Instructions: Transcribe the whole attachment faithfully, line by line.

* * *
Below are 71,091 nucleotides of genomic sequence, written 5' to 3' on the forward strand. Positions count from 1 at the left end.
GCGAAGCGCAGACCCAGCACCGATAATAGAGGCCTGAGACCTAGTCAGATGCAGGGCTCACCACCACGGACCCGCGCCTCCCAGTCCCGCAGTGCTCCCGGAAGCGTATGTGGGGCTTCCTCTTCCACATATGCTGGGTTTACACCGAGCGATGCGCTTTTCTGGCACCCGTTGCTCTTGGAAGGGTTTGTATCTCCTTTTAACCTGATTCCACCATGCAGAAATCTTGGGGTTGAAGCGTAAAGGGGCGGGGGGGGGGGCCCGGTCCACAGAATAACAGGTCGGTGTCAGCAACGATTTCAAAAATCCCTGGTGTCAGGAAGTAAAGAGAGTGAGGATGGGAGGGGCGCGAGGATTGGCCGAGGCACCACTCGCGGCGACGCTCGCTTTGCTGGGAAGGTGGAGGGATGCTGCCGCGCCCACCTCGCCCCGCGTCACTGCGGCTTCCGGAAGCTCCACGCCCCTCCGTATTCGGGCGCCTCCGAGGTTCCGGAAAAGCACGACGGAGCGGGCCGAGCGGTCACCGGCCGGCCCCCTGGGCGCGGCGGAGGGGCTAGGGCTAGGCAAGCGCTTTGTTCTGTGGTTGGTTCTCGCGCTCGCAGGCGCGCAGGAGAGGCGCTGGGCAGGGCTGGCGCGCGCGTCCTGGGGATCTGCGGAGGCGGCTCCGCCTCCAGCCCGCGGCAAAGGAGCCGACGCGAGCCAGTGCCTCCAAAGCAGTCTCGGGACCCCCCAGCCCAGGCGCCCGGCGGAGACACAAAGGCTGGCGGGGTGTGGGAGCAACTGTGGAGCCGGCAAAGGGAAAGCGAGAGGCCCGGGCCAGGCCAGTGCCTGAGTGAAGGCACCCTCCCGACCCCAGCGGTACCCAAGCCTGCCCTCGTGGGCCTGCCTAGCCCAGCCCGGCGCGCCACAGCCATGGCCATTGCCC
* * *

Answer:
Below are 71,091 nucleotides of genomic sequence, written 5' to 3' on the forward strand. Positions count from 1 at the left end.
GCGAAGCGCAGACCCAGCACCGATAATAGAGGCCTGAGACCTAGTCAGATGCAGGGCTCACCACCACGGACCCGCGCCTCCCAGTCCCGCAGTGCTCCCGGAAGCGTATGTGGGGCTTCCTCTTCCACATATGCTGGGTTTACACCGAGCGATGCGCTTTTCTGGCACCCGTTGCTCTTGGAAGGGTTTGTATCTCCTTTTAACCTGATTCCACCATGCAGAAATCTTGGGGTTGAAGCGTAAAGGGGCGGGGGGGGGGGCCCGGTCCACAGAATAACAGGTCGGTGTCAGCAACGATTTCAAAAATCCCTGGTGTCAGGAAGTAAAGAGAGTGAGGATGGGAGGGGCGCGAGGATTGGCCGAGGCACCACTCGCGGCGACGCTCGCTTTGCTGGGAAGGTGGAGGGATGCTGCCGCGCCCACCTCGCCCCGCGTCACTGCGGCTTCCGGAAGCTCCACGCCCCTCCGTATTCGGGCGCCTCCGAGGTTCCGGAAAAGCACGACGGAGCGGGCCGAGCGGTCACCGGCCGGCCCCCTGGGCGCGGCGGAGGGGCTAGGGCTAGGCAAGCGCTTTGTTCTGTGGTTGGTTCTCGCGCTCGCAGGCGCGCAGGAGAGGCGCTGGGCAGGGCTGGCGCGCGCGTCCTGGGGATCTGCGGAGGCGGCTCCGCCTCCAGCCCGCGGCAAAGGAGCCGACGCGAGCCAGTGCCTCCAAAGCAGTCTCGGGACCCCCCAGCCCAGGCGCCCGGCGGAGACACAAAGGCTGGCGGGGTGTGGGAGCAACTGTGGAGCCGGCAAAGGGAAAGCGAGAGGCCCGGGCCAGGCCAGTGCCTGAGTGAAGGCACCCTCCCGACCCCAGCGGTACCCAAGCCTGCCCTCGTGGGCCTGCCTAGCCCAGCCCGGCGCGCCACAGCCATGGCCATTGCCC